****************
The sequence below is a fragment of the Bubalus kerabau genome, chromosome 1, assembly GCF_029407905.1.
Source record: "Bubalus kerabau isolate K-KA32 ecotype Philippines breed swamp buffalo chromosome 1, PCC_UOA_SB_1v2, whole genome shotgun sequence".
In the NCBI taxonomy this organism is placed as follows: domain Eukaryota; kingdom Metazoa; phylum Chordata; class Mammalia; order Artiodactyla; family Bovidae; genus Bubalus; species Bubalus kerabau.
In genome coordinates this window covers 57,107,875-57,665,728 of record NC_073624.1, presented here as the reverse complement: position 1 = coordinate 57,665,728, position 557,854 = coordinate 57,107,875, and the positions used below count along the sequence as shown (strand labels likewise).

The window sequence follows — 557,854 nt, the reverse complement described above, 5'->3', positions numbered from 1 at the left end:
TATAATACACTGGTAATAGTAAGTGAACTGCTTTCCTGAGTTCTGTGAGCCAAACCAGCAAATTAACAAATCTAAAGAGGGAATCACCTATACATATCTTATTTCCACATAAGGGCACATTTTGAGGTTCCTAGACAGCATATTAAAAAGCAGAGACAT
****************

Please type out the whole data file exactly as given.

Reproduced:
The sequence below is a fragment of the Bubalus kerabau genome, chromosome 1, assembly GCF_029407905.1.
Source record: "Bubalus kerabau isolate K-KA32 ecotype Philippines breed swamp buffalo chromosome 1, PCC_UOA_SB_1v2, whole genome shotgun sequence".
In the NCBI taxonomy this organism is placed as follows: domain Eukaryota; kingdom Metazoa; phylum Chordata; class Mammalia; order Artiodactyla; family Bovidae; genus Bubalus; species Bubalus kerabau.
In genome coordinates this window covers 57,107,875-57,665,728 of record NC_073624.1, presented here as the reverse complement: position 1 = coordinate 57,665,728, position 557,854 = coordinate 57,107,875, and the positions used below count along the sequence as shown (strand labels likewise).

The window sequence follows — 557,854 nt, the reverse complement described above, 5'->3', positions numbered from 1 at the left end:
TATAATACACTGGTAATAGTAAGTGAACTGCTTTCCTGAGTTCTGTGAGCCAAACCAGCAAATTAACAAATCTAAAGAGGGAATCACCTATACATATCTTATTTCCACATAAGGGCACATTTTGAGGTTCCTAGACAGCATATTAAAAAGCAGAGACAT